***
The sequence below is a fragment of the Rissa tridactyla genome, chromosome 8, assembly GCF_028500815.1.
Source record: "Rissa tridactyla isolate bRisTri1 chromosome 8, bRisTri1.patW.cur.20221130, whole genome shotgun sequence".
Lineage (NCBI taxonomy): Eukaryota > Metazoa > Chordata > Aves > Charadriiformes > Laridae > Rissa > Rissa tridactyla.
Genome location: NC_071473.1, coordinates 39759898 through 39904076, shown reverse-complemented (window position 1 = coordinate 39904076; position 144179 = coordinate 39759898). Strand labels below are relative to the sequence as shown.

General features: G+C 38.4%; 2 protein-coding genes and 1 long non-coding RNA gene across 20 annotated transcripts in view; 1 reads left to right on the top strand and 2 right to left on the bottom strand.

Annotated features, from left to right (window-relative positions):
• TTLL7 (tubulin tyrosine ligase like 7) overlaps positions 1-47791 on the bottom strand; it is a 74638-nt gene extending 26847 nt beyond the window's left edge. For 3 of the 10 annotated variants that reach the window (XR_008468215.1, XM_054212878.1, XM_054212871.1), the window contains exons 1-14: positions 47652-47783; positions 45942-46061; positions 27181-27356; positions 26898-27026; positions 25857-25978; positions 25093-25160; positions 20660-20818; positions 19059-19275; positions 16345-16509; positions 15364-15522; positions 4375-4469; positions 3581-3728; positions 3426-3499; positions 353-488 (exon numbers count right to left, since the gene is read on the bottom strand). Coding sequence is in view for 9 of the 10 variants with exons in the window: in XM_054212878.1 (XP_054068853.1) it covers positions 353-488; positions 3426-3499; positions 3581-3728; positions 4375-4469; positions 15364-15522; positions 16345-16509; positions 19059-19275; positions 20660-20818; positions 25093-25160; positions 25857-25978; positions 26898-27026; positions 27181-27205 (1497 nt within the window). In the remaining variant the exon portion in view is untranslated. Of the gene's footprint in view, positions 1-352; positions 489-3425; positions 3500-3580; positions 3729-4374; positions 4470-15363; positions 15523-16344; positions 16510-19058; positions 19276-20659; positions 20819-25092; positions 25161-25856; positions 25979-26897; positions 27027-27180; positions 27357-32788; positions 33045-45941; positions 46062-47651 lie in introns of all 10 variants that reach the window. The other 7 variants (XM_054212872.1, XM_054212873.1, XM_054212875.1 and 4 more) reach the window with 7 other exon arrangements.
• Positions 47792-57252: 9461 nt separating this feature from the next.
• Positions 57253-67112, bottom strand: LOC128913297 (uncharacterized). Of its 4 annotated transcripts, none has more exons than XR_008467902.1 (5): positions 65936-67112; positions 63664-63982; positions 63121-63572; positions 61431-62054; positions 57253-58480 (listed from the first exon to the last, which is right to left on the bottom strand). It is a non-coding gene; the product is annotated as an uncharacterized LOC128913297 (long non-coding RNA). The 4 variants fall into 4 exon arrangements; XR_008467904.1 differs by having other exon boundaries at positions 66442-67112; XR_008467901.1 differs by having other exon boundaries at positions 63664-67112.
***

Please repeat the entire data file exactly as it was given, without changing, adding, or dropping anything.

The sequence below is a fragment of the Rissa tridactyla genome, chromosome 8, assembly GCF_028500815.1.
Source record: "Rissa tridactyla isolate bRisTri1 chromosome 8, bRisTri1.patW.cur.20221130, whole genome shotgun sequence".
Lineage (NCBI taxonomy): Eukaryota > Metazoa > Chordata > Aves > Charadriiformes > Laridae > Rissa > Rissa tridactyla.
Genome location: NC_071473.1, coordinates 39759898 through 39904076, shown reverse-complemented (window position 1 = coordinate 39904076; position 144179 = coordinate 39759898). Strand labels below are relative to the sequence as shown.

General features: G+C 38.4%; 2 protein-coding genes and 1 long non-coding RNA gene across 20 annotated transcripts in view; 1 reads left to right on the top strand and 2 right to left on the bottom strand.

Annotated features, from left to right (window-relative positions):
• TTLL7 (tubulin tyrosine ligase like 7) overlaps positions 1-47791 on the bottom strand; it is a 74638-nt gene extending 26847 nt beyond the window's left edge. For 3 of the 10 annotated variants that reach the window (XR_008468215.1, XM_054212878.1, XM_054212871.1), the window contains exons 1-14: positions 47652-47783; positions 45942-46061; positions 27181-27356; positions 26898-27026; positions 25857-25978; positions 25093-25160; positions 20660-20818; positions 19059-19275; positions 16345-16509; positions 15364-15522; positions 4375-4469; positions 3581-3728; positions 3426-3499; positions 353-488 (exon numbers count right to left, since the gene is read on the bottom strand). Coding sequence is in view for 9 of the 10 variants with exons in the window: in XM_054212878.1 (XP_054068853.1) it covers positions 353-488; positions 3426-3499; positions 3581-3728; positions 4375-4469; positions 15364-15522; positions 16345-16509; positions 19059-19275; positions 20660-20818; positions 25093-25160; positions 25857-25978; positions 26898-27026; positions 27181-27205 (1497 nt within the window). In the remaining variant the exon portion in view is untranslated. Of the gene's footprint in view, positions 1-352; positions 489-3425; positions 3500-3580; positions 3729-4374; positions 4470-15363; positions 15523-16344; positions 16510-19058; positions 19276-20659; positions 20819-25092; positions 25161-25856; positions 25979-26897; positions 27027-27180; positions 27357-32788; positions 33045-45941; positions 46062-47651 lie in introns of all 10 variants that reach the window. The other 7 variants (XM_054212872.1, XM_054212873.1, XM_054212875.1 and 4 more) reach the window with 7 other exon arrangements.
• Positions 47792-57252: 9461 nt separating this feature from the next.
• Positions 57253-67112, bottom strand: LOC128913297 (uncharacterized). Of its 4 annotated transcripts, none has more exons than XR_008467902.1 (5): positions 65936-67112; positions 63664-63982; positions 63121-63572; positions 61431-62054; positions 57253-58480 (listed from the first exon to the last, which is right to left on the bottom strand). It is a non-coding gene; the product is annotated as an uncharacterized LOC128913297 (long non-coding RNA). The 4 variants fall into 4 exon arrangements; XR_008467904.1 differs by having other exon boundaries at positions 66442-67112; XR_008467901.1 differs by having other exon boundaries at positions 63664-67112.